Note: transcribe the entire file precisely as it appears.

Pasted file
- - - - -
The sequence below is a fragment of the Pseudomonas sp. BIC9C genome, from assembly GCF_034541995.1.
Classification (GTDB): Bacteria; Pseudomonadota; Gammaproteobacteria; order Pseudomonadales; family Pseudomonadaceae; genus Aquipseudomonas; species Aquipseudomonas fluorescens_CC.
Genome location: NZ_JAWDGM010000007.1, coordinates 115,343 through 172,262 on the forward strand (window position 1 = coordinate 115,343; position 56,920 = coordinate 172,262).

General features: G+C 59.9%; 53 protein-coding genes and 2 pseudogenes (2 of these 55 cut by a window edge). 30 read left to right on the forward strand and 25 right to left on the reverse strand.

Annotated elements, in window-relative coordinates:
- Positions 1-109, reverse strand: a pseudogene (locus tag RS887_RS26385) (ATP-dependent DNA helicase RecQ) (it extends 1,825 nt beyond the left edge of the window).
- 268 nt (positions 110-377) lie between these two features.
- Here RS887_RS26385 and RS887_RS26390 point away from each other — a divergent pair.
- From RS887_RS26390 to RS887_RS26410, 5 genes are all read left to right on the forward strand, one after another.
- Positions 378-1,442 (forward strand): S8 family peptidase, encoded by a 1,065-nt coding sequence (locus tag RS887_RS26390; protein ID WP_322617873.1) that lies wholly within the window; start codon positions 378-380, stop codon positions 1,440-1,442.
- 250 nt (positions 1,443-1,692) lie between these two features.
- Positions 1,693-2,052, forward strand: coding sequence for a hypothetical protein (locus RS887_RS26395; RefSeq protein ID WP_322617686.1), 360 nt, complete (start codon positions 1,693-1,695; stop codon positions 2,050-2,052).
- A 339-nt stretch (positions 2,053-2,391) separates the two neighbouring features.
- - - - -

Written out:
The sequence below is a fragment of the Pseudomonas sp. BIC9C genome, from assembly GCF_034541995.1.
Classification (GTDB): Bacteria; Pseudomonadota; Gammaproteobacteria; order Pseudomonadales; family Pseudomonadaceae; genus Aquipseudomonas; species Aquipseudomonas fluorescens_CC.
Genome location: NZ_JAWDGM010000007.1, coordinates 115,343 through 172,262 on the forward strand (window position 1 = coordinate 115,343; position 56,920 = coordinate 172,262).

General features: G+C 59.9%; 53 protein-coding genes and 2 pseudogenes (2 of these 55 cut by a window edge). 30 read left to right on the forward strand and 25 right to left on the reverse strand.

Annotated elements, in window-relative coordinates:
- Positions 1-109, reverse strand: a pseudogene (locus tag RS887_RS26385) (ATP-dependent DNA helicase RecQ) (it extends 1,825 nt beyond the left edge of the window).
- 268 nt (positions 110-377) lie between these two features.
- Here RS887_RS26385 and RS887_RS26390 point away from each other — a divergent pair.
- From RS887_RS26390 to RS887_RS26410, 5 genes are all read left to right on the forward strand, one after another.
- Positions 378-1,442 (forward strand): S8 family peptidase, encoded by a 1,065-nt coding sequence (locus tag RS887_RS26390; protein ID WP_322617873.1) that lies wholly within the window; start codon positions 378-380, stop codon positions 1,440-1,442.
- 250 nt (positions 1,443-1,692) lie between these two features.
- Positions 1,693-2,052, forward strand: coding sequence for a hypothetical protein (locus RS887_RS26395; RefSeq protein ID WP_322617686.1), 360 nt, complete (start codon positions 1,693-1,695; stop codon positions 2,050-2,052).
- A 339-nt stretch (positions 2,053-2,391) separates the two neighbouring features.